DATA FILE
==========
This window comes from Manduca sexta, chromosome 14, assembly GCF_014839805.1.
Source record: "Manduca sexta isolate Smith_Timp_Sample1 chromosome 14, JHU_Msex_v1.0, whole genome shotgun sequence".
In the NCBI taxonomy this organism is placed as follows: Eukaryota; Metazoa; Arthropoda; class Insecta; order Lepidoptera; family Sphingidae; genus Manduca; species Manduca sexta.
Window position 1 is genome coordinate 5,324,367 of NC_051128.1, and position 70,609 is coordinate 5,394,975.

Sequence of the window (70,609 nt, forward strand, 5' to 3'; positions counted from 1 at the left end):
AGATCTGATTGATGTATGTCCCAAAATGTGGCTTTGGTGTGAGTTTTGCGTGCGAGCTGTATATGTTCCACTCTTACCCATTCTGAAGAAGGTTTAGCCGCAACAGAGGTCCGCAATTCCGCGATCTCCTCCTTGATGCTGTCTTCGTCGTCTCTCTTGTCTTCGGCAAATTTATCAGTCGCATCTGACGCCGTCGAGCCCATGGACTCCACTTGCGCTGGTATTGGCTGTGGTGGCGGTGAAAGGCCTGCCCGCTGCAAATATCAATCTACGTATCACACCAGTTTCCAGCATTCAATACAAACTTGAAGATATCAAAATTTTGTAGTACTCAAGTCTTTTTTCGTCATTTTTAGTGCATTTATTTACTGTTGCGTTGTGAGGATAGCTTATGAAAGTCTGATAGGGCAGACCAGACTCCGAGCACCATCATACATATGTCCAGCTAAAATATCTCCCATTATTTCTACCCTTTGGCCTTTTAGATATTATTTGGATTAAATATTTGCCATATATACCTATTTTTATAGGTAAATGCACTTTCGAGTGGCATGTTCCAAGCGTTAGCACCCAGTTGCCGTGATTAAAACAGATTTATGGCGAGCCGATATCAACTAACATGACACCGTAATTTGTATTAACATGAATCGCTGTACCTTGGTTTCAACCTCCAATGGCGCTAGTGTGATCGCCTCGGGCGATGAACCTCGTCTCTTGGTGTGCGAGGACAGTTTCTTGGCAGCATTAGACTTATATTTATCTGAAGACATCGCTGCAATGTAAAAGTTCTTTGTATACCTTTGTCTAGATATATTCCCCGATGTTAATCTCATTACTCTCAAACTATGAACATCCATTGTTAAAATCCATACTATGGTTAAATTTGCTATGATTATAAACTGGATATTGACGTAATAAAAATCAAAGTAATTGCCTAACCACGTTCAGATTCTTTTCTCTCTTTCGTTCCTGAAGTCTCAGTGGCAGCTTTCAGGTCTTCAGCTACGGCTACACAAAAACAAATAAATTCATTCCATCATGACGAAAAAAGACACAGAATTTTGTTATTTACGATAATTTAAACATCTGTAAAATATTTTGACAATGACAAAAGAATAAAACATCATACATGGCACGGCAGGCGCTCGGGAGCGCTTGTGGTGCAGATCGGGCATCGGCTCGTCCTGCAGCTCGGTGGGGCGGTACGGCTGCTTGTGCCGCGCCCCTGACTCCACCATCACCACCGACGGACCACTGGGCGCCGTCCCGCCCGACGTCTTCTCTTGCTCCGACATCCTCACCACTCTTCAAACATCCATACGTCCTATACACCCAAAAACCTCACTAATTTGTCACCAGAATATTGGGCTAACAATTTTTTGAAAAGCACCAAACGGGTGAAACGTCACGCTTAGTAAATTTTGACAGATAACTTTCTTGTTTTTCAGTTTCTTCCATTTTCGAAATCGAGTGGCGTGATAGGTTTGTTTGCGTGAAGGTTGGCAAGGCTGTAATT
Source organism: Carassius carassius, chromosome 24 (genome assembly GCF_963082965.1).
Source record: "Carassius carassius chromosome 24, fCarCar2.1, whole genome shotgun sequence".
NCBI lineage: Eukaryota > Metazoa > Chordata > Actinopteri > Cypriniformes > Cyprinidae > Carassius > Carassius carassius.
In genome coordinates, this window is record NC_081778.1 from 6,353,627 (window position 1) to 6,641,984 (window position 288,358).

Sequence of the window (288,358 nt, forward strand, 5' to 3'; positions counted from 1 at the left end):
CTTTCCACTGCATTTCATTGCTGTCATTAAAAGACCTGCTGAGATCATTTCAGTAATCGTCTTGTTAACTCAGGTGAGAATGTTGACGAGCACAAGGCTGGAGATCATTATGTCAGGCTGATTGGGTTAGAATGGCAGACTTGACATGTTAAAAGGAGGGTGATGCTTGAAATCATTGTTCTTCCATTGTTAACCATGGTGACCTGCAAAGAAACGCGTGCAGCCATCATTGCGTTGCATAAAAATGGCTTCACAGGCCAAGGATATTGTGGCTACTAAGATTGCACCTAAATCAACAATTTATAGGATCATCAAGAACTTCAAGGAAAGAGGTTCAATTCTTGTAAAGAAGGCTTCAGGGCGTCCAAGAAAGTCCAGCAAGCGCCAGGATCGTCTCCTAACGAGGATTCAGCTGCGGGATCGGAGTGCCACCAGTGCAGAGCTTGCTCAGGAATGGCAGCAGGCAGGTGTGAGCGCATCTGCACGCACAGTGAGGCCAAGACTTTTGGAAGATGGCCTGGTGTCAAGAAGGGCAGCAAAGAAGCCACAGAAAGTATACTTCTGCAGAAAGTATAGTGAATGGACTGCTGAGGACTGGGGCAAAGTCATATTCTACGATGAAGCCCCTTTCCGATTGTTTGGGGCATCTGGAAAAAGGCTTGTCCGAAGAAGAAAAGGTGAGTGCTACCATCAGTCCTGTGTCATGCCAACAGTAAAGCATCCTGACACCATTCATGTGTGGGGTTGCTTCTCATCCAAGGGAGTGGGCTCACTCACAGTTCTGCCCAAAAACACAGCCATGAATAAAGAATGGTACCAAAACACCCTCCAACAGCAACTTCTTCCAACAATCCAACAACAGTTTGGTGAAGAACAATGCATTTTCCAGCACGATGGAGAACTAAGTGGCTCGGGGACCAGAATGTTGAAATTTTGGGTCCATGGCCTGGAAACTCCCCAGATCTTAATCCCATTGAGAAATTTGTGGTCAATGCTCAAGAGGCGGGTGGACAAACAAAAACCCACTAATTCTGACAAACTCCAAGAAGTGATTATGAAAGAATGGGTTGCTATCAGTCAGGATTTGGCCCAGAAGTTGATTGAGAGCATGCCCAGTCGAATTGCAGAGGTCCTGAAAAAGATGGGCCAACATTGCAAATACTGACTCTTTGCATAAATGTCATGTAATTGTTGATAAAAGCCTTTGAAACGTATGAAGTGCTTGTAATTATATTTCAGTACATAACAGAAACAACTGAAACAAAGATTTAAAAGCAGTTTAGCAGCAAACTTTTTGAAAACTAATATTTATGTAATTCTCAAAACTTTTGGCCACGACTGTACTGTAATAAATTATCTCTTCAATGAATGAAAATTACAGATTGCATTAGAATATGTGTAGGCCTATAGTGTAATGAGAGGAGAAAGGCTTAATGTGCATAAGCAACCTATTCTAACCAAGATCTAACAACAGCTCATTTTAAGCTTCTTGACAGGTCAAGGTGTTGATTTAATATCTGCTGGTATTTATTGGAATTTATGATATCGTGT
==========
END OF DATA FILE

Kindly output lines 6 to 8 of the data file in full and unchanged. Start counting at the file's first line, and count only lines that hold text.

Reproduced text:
AGATCTGATTGATGTATGTCCCAAAATGTGGCTTTGGTGTGAGTTTTGCGTGCGAGCTGTATATGTTCCACTCTTACCCATTCTGAAGAAGGTTTAGCCGCAACAGAGGTCCGCAATTCCGCGATCTCCTCCTTGATGCTGTCTTCGTCGTCTCTCTTGTCTTCGGCAAATTTATCAGTCGCATCTGACGCCGTCGAGCCCATGGACTCCACTTGCGCTGGTATTGGCTGTGGTGGCGGTGAAAGGCCTGCCCGCTGCAAATATCAATCTACGTATCACACCAGTTTCCAGCATTCAATACAAACTTGAAGATATCAAAATTTTGTAGTACTCAAGTCTTTTTTCGTCATTTTTAGTGCATTTATTTACTGTTGCGTTGTGAGGATAGCTTATGAAAGTCTGATAGGGCAGACCAGACTCCGAGCACCATCATACATATGTCCAGCTAAAATATCTCCCATTATTTCTACCCTTTGGCCTTTTAGATATTATTTGGATTAAATATTTGCCATATATACCTATTTTTATAGGTAAATGCACTTTCGAGTGGCATGTTCCAAGCGTTAGCACCCAGTTGCCGTGATTAAAACAGATTTATGGCGAGCCGATATCAACTAACATGACACCGTAATTTGTATTAACATGAATCGCTGTACCTTGGTTTCAACCTCCAATGGCGCTAGTGTGATCGCCTCGGGCGATGAACCTCGTCTCTTGGTGTGCGAGGACAGTTTCTTGGCAGCATTAGACTTATATTTATCTGAAGACATCGCTGCAATGTAAAAGTTCTTTGTATACCTTTGTCTAGATATATTCCCCGATGTTAATCTCATTACTCTCAAACTATGAACATCCATTGTTAAAATCCATACTATGGTTAAATTTGCTATGATTATAAACTGGATATTGACGTAATAAAAATCAAAGTAATTGCCTAACCACGTTCAGATTCTTTTCTCTCTTTCGTTCCTGAAGTCTCAGTGGCAGCTTTCAGGTCTTCAGCTACGGCTACACAAAAACAAATAAATTCATTCCATCATGACGAAAAAAGACACAGAATTTTGTTATTTACGATAATTTAAACATCTGTAAAATATTTTGACAATGACAAAAGAATAAAACATCATACATGGCACGGCAGGCGCTCGGGAGCGCTTGTGGTGCAGATCGGGCATCGGCTCGTCCTGCAGCTCGGTGGGGCGGTACGGCTGCTTGTGCCGCGCCCCTGACTCCACCATCACCACCGACGGACCACTGGGCGCCGTCCCGCCCGACGTCTTCTCTTGCTCCGACATCCTCACCACTCTTCAAACATCCATACGTCCTATACACCCAAAAACCTCACTAATTTGTCACCAGAATATTGGGCTAACAATTTTTTGAAAAGCACCAAACGGGTGAAACGTCACGCTTAGTAAATTTTGACAGATAACTTTCTTGTTTTTCAGTTTCTTCCATTTTCGAAATCGAGTGGCGTGATAGGTTTGTTTGCGTGAAGGTTGGCAAGGCTGTAATT
Source organism: Carassius carassius, chromosome 24 (genome assembly GCF_963082965.1).
Source record: "Carassius carassius chromosome 24, fCarCar2.1, whole genome shotgun sequence".